Technology: The In-Wall Keypad Still Has its Place
By Simon Buddle, HiddenWires.
Roberts had it sorted with its radios. You tuned it in with a great big dial, hearing the squeal and squ...
By Simon Buddle, HiddenWires.
Roberts had it sorted with its radios. You tuned it in with a great big dial, hearing the squeal and squelch of the airwaves as you scanned the frequency range - maybe even catching part of the BBC's Shipping Forecast on the way - "Dogger: south or southeast, gale force 8; occasional drizzle; poor. Fisher: southeast 3 or 4; moderate or rough, becoming moderate; fair; good."
[caption id="attachment_6473" align="aligncenter" width="300"] The Shipping Forecast is a BBC Radio broadcast of weather reports and forecasts for the seas around the coasts of the British Isles.[/caption]
In May this year, the BBC failed to broadcast the Shipping Forecast for the first time in almost ninety years. The failure was due to a 'technical glitch'. No doubt somewhere in rural England, reclining in his favourite armchair, an ex-BBC engineer was sitting, pipe in hand, slippers afoot, berating all these new-fangled electronics, fondly remembering tuning crystals and valves, and muttering 'It wouldn't have happened in my day.' The forecasts have been broadcast every day since 1924. They are an institution, and if you've listened to them on an old Roberts radio, it is likely that that too, has been running continuously on the kitchen window for many, many years.
[caption id="attachment_6472" align="aligncenter" width="397"] A Roberts radio from the 1970s.[/caption]
Audio and video distribution has become increasingly complex, people demand more and more from their systems for the money they spend. Should we provide more or less stuff? It is difficult to say. We should certainly provide the metadata-rich always-on music and audio experience that many people crave and we so love to install. But where is the Shipping Forecast on the Roberts radio amongst all of this? Something simple. Something obvious. Something that 'does what it says on the tin'.
I once had a client who screamed long and hard at the on-site programmers, 'I don't want your crazy touchscreen, I just want to listen to Radio 4'. After several rounds of discussion, we finally decided to put a single button on to his GB£3000 touchscreen. It said 'Radio 4', and he was delighted. Value for money? I'm not so sure, but it was the right solution at the time. We do often make things more complicated than they need to be.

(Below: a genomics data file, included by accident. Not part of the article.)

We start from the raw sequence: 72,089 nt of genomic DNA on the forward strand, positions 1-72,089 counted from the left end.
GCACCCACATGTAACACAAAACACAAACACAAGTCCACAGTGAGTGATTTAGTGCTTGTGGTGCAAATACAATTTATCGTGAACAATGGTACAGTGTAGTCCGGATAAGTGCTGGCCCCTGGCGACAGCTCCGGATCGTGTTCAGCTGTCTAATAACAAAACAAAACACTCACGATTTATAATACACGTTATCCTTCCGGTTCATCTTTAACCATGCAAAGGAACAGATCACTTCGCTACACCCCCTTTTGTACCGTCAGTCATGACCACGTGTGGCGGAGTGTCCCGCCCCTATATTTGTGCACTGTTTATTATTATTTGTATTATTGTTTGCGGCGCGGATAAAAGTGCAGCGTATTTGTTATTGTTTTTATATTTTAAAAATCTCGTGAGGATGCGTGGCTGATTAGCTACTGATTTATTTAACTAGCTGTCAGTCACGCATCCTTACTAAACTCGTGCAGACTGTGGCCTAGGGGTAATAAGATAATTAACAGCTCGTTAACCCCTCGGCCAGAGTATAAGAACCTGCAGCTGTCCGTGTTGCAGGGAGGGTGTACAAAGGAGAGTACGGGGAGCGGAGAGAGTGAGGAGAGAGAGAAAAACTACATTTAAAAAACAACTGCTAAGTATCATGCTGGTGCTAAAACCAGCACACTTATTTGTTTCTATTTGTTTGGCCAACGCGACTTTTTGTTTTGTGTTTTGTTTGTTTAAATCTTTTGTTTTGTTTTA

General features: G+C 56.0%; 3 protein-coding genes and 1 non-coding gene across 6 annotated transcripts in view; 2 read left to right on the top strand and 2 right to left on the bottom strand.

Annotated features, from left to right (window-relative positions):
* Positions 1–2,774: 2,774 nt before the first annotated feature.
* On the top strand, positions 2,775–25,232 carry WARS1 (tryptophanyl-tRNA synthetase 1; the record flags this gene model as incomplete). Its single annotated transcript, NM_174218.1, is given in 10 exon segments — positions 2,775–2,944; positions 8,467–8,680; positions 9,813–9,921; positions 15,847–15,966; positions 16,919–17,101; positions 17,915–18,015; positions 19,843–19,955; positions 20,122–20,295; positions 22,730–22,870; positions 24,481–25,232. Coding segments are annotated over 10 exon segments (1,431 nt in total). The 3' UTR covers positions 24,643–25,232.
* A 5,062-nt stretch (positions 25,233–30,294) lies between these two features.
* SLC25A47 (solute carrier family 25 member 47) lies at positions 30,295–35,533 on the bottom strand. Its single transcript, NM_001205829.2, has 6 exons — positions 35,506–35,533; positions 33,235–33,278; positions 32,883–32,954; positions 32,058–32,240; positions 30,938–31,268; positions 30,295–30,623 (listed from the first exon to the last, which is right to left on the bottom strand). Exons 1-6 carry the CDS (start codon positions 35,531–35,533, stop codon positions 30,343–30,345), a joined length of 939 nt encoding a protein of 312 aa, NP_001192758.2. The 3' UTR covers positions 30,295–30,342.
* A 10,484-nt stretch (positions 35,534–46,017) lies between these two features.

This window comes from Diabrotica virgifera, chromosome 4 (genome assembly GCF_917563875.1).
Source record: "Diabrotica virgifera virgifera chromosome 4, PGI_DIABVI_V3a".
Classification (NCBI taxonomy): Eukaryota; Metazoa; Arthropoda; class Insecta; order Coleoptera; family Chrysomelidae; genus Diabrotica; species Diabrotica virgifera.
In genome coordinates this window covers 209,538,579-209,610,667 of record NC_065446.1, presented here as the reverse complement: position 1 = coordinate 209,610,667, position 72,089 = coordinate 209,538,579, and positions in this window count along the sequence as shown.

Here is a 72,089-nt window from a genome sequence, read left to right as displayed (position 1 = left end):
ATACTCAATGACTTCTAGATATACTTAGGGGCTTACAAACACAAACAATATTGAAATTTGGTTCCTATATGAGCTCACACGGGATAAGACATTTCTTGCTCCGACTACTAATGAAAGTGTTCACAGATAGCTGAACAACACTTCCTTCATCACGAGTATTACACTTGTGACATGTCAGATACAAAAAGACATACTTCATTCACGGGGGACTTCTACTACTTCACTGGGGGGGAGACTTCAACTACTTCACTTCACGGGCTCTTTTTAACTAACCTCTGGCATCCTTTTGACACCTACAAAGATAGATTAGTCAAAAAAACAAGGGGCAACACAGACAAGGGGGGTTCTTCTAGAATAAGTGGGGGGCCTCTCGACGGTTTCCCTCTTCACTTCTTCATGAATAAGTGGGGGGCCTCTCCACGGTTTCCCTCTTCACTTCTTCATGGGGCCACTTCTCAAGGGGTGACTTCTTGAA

Integrating Building Management Systems with Audio
Is there any place for a keypad in the wall, one that does a simple job; plays the radio, your favourite playlist, allows you to pick presets and is a light switch too?
There are some new players coming into the market. The new Systemline 7 from QED promises to provide simple in-wall control of sources such as radio, at the touch of a single button. We are also seeing the emergence of new BMS (Building Management Systems) that have a simple audio element to them. Loxone and KNX - or at least the family of products that work under the KNX banner - are all adding simple audio control to their systems, and end users like the simplicity and reliability that these systems offer.
[caption id="attachment_6476" align="aligncenter" width="600"] QED Systemline 7 hard button keypads offer one-touch operation.[/caption]
Systemline 7 promises to provide an open gateway into the KNX world, enabling Gira, Basalte, Jung and other keypads the possibility to provide simple in-wall controls. Gira teamed up with Revox some time ago, and Basalte has created audio products that complement the Autonomics product line to give music control from its keypads. Nuvo and Legrand sit under the same umbrella now, prompting further questions about the integration of BMS and simple in-wall audio.
[caption id="attachment_6475" align="aligncenter" width="600"] The Basalte Asano networked multiroom audio system integrates directly with KNX systems.[/caption]
The keypad on the wall now must offer much more than just music. It is a light switch and a temperature controller, it is dynamic and yet simple. Long gone are the days when you could install a keypad that was purely for audio with eleven buttons, and not one of them said 'CD'.
[caption id="attachment_6474" align="aligncenter" width="500"] The Gira audio keypad can be combined with the light switch.[/caption]
But what about phones, tablets and phablets? Absolutely, they have their place. They are brilliant at what they do; children's hands are slowly changing shape to accommodate these devices. Before much longer it will be embedded in their hands. But there are many people who do just want to listen to the radio or a playlist, who do not want to have to find the sleek little critter, then charge it, then unlock it, then wait for it to connect to the Wi-Fi, then choose the right room to play it in.
[caption id="attachment_6471" align="aligncenter" width="400"] NuVo keypad for dedicated audio control.[/caption]
In this day and age, everything is wrapped up in layers of technology. The world we live in is metadata-rich, and it demands our attention. Will our body's circadian rhythm adapt to the phone and tablet screens as a natural part of the day over time, or will we still crave a little time when we can potter about in the kitchen? Whatever your feelings, combined in-wall keypads are always in the same place, offer immediate response, and are set to remove the unsightly keypad clusters that populate our door frames.
It isn't for me to say what or how your systems should be configured, but do spare a thought for the Shipping Forecast!
Simon Buddle is a systems integration consultant and installer. Simon is also a regular contributor to HiddenWires magazine and KNXtoday magazine, and the first winner of the CEDIA Region 1 Special Recognition Award.
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